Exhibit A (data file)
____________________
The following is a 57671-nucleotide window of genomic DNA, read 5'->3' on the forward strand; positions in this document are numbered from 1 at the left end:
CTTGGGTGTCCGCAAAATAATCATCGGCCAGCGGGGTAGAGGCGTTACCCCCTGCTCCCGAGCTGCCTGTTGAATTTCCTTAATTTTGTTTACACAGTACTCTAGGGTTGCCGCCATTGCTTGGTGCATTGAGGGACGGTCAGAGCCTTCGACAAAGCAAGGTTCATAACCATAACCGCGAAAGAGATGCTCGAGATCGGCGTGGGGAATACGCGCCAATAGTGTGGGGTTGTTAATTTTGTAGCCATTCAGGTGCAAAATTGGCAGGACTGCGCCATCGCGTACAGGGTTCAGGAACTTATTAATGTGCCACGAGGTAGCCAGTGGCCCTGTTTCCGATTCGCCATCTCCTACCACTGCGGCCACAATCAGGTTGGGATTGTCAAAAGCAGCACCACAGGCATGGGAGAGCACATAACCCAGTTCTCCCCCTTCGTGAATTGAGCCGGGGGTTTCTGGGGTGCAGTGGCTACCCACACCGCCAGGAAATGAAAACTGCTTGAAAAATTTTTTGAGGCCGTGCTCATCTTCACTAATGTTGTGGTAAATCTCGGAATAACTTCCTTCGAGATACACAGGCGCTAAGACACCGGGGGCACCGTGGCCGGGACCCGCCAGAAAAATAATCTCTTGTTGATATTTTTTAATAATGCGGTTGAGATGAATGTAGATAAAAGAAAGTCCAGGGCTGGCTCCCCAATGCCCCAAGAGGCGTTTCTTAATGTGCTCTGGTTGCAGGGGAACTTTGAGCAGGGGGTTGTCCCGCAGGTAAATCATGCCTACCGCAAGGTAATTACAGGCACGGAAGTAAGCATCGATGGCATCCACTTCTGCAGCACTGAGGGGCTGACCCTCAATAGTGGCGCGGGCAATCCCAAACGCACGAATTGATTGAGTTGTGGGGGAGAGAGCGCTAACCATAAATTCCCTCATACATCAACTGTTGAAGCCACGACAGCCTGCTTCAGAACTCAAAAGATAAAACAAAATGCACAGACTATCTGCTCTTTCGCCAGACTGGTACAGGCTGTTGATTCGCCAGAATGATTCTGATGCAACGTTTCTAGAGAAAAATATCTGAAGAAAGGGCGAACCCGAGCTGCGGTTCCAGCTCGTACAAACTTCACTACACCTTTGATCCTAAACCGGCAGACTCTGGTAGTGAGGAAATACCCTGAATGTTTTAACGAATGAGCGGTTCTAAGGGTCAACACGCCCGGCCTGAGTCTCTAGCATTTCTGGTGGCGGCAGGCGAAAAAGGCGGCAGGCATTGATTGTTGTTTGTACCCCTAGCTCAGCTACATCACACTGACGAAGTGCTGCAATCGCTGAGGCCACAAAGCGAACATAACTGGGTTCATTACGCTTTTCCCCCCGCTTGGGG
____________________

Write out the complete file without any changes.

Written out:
The following is a 57671-nucleotide window of genomic DNA, read 5'->3' on the forward strand; positions in this document are numbered from 1 at the left end:
CTTGGGTGTCCGCAAAATAATCATCGGCCAGCGGGGTAGAGGCGTTACCCCCTGCTCCCGAGCTGCCTGTTGAATTTCCTTAATTTTGTTTACACAGTACTCTAGGGTTGCCGCCATTGCTTGGTGCATTGAGGGACGGTCAGAGCCTTCGACAAAGCAAGGTTCATAACCATAACCGCGAAAGAGATGCTCGAGATCGGCGTGGGGAATACGCGCCAATAGTGTGGGGTTGTTAATTTTGTAGCCATTCAGGTGCAAAATTGGCAGGACTGCGCCATCGCGTACAGGGTTCAGGAACTTATTAATGTGCCACGAGGTAGCCAGTGGCCCTGTTTCCGATTCGCCATCTCCTACCACTGCGGCCACAATCAGGTTGGGATTGTCAAAAGCAGCACCACAGGCATGGGAGAGCACATAACCCAGTTCTCCCCCTTCGTGAATTGAGCCGGGGGTTTCTGGGGTGCAGTGGCTACCCACACCGCCAGGAAATGAAAACTGCTTGAAAAATTTTTTGAGGCCGTGCTCATCTTCACTAATGTTGTGGTAAATCTCGGAATAACTTCCTTCGAGATACACAGGCGCTAAGACACCGGGGGCACCGTGGCCGGGACCCGCCAGAAAAATAATCTCTTGTTGATATTTTTTAATAATGCGGTTGAGATGAATGTAGATAAAAGAAAGTCCAGGGCTGGCTCCCCAATGCCCCAAGAGGCGTTTCTTAATGTGCTCTGGTTGCAGGGGAACTTTGAGCAGGGGGTTGTCCCGCAGGTAAATCATGCCTACCGCAAGGTAATTACAGGCACGGAAGTAAGCATCGATGGCATCCACTTCTGCAGCACTGAGGGGCTGACCCTCAATAGTGGCGCGGGCAATCCCAAACGCACGAATTGATTGAGTTGTGGGGGAGAGAGCGCTAACCATAAATTCCCTCATACATCAACTGTTGAAGCCACGACAGCCTGCTTCAGAACTCAAAAGATAAAACAAAATGCACAGACTATCTGCTCTTTCGCCAGACTGGTACAGGCTGTTGATTCGCCAGAATGATTCTGATGCAACGTTTCTAGAGAAAAATATCTGAAGAAAGGGCGAACCCGAGCTGCGGTTCCAGCTCGTACAAACTTCACTACACCTTTGATCCTAAACCGGCAGACTCTGGTAGTGAGGAAATACCCTGAATGTTTTAACGAATGAGCGGTTCTAAGGGTCAACACGCCCGGCCTGAGTCTCTAGCATTTCTGGTGGCGGCAGGCGAAAAAGGCGGCAGGCATTGATTGTTGTTTGTACCCCTAGCTCAGCTACATCACACTGACGAAGTGCTGCAATCGCTGAGGCCACAAAGCGAACATAACTGGGTTCATTACGCTTTTCCCCCCGCTTGGGG